When Digital Transformation Means Changing Your Business Model

Stephen DeAngelis

August 12, 2019

Most business consultants agree the digital age requires organizations to transform into digital enterprises (i.e., enterprises that leverage big data to better meet their customers’ needs). For some enterprises, transformation may require an entirely new business model. According to McKinsey & Company analysts, Albert Bollard, Elixabete Larrea, Alex Singla (@alexsingla), and Rohit Sood, “Companies need to increase revenues, lower costs, and delight customers. Doing that requires reinventing the operating model. … For companies to build value and provide compelling customer experiences at lower cost, they need to commit to a next-generation operating model. This operating model is a new way of running the organization that combines digital technologies and operations capabilities in an integrated, well-sequenced way to achieve step-change improvements in revenue, customer experience, and cost.”[1]

This may sound radical and disruptive, but Deloitte analysts Andy Main and Rob Frazzini, explain, “Not all companies need to disrupt to be successful; in fact, focusing on disruption could distract them from achieving their real objectives. Metrics such as revenue growth, market share, earnings before interest and taxes, and lifetime customer value remain the hallmarks of corporate success, and digital strategies should align with these goals.”[2] Confused? You might take cold comfort in knowing you’re not alone. Several years ago, Arthur Cole (@acole602) wrote, “The race is on to transform today’s enterprise to a digital entity, which sounds like a reasonable goal until you stop to consider that no one knows exactly what a digital enterprise is.”[3] The confusion arises because every enterprise’s transformation journey is unique.

Digital transformation

Bollard and his McKinsey colleagues don’t deny every transformation journey is unique; however, they do believe every journey involves two major changes in how business is conducted. “The first part,” they write, “involves a shift from running uncoordinated efforts within siloes to launching an integrated operational-improvement program organized around customer journeys (the set of interactions a customer has with a company when making a purchase or receiving services) as well as the internal journeys (end-to-end processes inside the company). … The second part is a shift from using individual technologies, operations capabilities, and approaches in a piecemeal manner inside siloes to applying them to journeys in combination and in the right sequence to achieve compound impact.” Main and Frazzini suggest there are six enablers companies should consider implementing during their digital transformation journeys. They are:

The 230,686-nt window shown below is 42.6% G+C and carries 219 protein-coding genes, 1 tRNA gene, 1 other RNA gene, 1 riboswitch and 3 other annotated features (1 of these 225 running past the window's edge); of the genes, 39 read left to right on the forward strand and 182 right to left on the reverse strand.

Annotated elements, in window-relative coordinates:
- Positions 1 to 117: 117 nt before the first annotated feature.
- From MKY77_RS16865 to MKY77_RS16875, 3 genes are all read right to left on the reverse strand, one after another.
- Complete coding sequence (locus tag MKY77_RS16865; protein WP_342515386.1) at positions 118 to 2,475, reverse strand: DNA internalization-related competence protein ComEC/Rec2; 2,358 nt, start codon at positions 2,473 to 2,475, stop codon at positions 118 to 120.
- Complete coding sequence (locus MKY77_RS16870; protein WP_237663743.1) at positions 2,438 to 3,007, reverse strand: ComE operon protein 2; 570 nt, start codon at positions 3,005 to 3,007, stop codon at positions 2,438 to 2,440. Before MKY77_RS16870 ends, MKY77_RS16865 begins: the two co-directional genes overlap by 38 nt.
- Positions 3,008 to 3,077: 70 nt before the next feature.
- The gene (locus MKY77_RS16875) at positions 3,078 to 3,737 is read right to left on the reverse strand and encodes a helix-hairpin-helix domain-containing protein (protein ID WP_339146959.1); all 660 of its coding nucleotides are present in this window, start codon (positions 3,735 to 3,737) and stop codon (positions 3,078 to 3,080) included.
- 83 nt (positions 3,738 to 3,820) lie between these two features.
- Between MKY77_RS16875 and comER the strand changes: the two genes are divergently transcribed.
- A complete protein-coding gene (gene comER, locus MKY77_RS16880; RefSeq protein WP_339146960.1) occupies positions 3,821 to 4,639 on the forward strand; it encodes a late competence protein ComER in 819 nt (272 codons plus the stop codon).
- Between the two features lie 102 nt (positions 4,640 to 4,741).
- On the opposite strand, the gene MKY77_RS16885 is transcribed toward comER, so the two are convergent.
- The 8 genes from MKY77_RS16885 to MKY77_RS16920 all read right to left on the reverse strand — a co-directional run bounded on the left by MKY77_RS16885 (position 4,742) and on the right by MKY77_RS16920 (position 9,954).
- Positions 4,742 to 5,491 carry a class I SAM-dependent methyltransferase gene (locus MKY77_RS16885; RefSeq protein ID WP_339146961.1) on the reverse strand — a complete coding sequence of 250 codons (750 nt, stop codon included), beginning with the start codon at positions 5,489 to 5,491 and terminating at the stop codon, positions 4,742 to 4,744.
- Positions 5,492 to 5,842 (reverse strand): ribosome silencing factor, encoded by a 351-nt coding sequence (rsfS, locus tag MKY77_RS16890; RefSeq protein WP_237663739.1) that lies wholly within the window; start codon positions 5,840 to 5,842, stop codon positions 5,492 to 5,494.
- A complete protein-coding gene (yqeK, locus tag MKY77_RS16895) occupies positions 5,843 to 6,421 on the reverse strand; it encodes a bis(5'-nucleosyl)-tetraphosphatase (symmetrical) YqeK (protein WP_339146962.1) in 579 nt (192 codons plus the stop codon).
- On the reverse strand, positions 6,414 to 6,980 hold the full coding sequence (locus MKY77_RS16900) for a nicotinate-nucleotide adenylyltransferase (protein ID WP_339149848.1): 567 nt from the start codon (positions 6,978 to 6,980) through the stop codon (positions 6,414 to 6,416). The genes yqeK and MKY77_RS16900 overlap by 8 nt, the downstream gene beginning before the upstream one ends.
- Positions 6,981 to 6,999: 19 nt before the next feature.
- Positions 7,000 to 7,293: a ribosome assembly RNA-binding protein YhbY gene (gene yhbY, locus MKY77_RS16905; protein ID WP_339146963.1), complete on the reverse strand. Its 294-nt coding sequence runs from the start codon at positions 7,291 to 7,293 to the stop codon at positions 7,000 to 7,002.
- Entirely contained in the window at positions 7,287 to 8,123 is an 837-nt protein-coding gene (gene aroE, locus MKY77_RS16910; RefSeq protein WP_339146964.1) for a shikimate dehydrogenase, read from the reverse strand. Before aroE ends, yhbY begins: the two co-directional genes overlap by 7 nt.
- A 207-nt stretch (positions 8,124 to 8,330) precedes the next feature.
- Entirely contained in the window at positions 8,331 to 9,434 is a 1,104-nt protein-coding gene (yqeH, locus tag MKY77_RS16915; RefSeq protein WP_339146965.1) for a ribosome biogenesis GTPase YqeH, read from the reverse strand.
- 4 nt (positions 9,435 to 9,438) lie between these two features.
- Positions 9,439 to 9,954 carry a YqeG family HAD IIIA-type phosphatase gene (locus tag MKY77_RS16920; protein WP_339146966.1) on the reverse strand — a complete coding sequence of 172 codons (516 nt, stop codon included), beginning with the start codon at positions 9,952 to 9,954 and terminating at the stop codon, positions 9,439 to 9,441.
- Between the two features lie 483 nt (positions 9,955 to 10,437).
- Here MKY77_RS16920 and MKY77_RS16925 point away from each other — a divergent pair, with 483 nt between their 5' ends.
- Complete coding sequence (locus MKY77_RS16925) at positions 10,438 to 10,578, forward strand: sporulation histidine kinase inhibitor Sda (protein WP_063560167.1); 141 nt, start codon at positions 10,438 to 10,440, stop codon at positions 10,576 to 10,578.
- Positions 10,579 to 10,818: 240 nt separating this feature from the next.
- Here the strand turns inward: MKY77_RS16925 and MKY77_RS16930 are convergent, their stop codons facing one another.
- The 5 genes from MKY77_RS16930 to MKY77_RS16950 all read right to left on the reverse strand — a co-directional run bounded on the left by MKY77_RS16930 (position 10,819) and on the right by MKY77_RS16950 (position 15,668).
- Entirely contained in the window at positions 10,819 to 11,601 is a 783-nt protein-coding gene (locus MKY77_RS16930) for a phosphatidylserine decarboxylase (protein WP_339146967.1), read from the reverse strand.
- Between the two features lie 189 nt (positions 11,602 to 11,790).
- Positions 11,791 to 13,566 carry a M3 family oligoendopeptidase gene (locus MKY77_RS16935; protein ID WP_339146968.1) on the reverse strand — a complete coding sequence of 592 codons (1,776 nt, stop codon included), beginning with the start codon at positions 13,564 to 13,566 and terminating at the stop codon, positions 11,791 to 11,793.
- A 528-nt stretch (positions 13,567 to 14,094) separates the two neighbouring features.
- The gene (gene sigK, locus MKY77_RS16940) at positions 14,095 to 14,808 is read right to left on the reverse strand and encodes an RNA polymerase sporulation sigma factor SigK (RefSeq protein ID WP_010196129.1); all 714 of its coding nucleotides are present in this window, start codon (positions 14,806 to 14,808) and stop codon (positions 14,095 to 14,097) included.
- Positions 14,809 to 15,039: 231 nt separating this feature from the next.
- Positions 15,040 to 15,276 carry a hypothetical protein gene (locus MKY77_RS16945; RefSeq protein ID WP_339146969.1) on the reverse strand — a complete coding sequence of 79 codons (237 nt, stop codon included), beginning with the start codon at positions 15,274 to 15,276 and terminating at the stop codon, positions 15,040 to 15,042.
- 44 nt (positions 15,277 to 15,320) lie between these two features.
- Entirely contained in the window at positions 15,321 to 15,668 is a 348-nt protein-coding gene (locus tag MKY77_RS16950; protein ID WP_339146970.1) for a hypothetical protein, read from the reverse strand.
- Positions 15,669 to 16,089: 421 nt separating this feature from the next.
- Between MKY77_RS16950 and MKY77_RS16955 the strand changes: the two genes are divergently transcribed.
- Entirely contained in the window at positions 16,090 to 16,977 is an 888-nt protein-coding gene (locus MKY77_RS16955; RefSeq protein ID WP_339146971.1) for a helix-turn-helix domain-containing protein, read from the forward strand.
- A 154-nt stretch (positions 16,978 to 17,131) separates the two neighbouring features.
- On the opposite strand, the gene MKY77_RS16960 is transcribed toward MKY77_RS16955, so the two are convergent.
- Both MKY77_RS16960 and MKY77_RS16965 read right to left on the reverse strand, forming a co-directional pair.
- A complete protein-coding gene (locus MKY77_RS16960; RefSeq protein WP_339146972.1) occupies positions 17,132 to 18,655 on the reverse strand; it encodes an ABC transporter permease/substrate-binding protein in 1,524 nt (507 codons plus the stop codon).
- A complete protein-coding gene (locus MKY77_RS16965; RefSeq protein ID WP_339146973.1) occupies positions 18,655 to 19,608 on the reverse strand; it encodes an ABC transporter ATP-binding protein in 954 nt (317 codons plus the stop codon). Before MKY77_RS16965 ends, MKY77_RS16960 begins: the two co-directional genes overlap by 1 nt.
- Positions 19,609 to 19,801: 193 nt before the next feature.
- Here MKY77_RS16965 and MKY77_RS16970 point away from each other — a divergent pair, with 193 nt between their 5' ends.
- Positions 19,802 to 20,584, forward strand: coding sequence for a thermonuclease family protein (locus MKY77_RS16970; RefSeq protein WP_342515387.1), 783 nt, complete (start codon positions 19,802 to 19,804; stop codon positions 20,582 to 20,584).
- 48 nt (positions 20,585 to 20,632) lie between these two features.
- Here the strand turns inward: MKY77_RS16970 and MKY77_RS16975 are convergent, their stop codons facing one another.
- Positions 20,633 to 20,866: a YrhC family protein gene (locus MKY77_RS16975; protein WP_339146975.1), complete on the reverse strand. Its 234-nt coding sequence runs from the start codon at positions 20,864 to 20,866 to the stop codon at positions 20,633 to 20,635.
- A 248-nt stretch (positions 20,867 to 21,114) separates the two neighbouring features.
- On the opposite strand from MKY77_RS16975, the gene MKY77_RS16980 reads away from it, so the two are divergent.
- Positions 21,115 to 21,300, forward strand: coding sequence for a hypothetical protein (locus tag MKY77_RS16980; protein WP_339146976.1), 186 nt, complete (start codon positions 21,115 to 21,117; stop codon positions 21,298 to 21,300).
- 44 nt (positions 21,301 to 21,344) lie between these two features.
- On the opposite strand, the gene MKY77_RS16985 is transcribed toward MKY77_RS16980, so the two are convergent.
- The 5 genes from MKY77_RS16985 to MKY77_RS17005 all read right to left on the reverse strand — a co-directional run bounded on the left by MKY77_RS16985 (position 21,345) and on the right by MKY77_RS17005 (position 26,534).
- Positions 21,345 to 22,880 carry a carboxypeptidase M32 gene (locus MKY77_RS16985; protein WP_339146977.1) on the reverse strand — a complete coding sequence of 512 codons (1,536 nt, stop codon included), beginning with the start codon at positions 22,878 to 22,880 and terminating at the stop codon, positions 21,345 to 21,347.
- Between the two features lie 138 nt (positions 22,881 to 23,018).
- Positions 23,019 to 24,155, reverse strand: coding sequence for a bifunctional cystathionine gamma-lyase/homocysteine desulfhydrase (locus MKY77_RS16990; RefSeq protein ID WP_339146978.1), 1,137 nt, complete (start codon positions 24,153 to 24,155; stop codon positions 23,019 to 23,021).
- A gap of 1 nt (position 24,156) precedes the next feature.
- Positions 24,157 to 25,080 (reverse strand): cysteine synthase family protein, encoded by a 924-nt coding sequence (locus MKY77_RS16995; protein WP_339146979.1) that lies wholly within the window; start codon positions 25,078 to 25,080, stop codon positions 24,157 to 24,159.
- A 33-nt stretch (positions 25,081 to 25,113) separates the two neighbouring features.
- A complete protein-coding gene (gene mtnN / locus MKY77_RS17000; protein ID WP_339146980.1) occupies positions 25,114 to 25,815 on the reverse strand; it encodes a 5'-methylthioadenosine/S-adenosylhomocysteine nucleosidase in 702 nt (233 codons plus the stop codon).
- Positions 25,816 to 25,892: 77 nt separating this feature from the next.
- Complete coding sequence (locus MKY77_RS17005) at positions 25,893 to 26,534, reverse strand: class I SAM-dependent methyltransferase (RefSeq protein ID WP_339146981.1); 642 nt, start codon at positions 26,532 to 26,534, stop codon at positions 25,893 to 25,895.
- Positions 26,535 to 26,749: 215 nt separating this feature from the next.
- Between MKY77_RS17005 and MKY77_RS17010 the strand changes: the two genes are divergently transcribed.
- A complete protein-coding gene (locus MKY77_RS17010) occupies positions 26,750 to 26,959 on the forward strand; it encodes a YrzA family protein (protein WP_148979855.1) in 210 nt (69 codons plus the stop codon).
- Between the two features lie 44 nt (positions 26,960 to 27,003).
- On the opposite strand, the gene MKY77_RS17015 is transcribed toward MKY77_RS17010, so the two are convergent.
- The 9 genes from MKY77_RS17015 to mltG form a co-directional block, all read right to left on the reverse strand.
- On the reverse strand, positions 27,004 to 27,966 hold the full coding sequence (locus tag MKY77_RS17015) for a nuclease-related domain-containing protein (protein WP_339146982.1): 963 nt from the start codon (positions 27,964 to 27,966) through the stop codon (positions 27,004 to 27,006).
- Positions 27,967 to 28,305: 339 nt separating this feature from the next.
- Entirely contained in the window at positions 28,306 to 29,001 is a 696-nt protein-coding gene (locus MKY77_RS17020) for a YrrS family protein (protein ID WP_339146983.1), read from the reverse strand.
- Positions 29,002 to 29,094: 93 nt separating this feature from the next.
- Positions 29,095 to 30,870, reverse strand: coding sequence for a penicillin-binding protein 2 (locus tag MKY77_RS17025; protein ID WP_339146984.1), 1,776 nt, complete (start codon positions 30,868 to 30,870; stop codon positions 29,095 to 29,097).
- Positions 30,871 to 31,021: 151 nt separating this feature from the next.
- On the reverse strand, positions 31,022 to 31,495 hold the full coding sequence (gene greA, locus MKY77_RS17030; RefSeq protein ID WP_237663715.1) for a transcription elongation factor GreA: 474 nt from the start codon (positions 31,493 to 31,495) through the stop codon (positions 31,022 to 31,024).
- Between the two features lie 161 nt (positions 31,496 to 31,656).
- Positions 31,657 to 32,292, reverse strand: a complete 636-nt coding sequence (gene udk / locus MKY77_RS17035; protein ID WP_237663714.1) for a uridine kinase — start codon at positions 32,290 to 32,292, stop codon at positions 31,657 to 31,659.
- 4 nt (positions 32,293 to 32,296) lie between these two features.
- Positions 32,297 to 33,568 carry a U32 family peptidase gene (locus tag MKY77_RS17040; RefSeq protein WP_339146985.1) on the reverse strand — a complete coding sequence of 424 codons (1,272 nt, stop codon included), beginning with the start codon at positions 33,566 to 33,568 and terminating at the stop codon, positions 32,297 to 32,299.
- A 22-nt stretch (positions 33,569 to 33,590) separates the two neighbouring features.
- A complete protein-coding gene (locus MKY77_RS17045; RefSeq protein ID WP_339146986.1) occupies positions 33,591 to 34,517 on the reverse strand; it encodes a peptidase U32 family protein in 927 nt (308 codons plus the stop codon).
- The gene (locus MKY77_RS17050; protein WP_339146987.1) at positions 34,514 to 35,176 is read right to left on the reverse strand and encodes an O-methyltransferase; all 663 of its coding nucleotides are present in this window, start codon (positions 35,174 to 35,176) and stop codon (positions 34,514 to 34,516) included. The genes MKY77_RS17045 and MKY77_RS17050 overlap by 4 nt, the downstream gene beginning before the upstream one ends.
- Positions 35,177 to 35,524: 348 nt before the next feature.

1. Connectivity. “Organizations can transform interactions and engagement models among internal and external stakeholders — including customers, employees, business partners, and investors — by connecting people, products, data, and technology.”

2. Leading-edge innovation. “By leveraging emerging technologies such as virtual reality (VR), augmented reality (AR), and mixed reality (MR), companies can gain an advantage in the market by creating innovative new products and services.”

3. Automation. “Companies can use robotics, digital services, and artificial intelligence (AI) to automate tasks that are currently done by humans, improving operations and ultimately delivering more engaging customer experiences. Many retail and financial services companies already use chatbots on websites to answer customer inquiries and recommend products, while some fast-food companies are experimenting with robotic cashiers.”

4. Experience innovation. “Designing engaging, human-centered experiences is the Holy Grail for many companies. By conducting extensive consumer research, mining data, incorporating design thinking, and leveraging digital technologies, they can create personalized, memorable experiences that can help them win customers and stand out in the market.”

5. Cybersecurity. “Becoming digital often involves the adoption and integration of numerous exponential technologies, from AI to the internet of things. To protect customer data — particularly sensitive information such as health data that may be transmitted over connected devices — successful organizations will implement cutting-edge security measures. By doing so, they can help build trust in their brands, as some financial services companies have done.”

6. Data intelligence. “Companies are inundated with data from inside and outside their organizations, including customer information, competitive activity, market intelligence, and social media conversations. By harnessing analytics, they can uncover insights based on behavioral and transactional data and develop products, services, and experiences that meet consumer needs.”

Which of these enablers your enterprise embraces depends in large measure on the business model it adopts.

New business models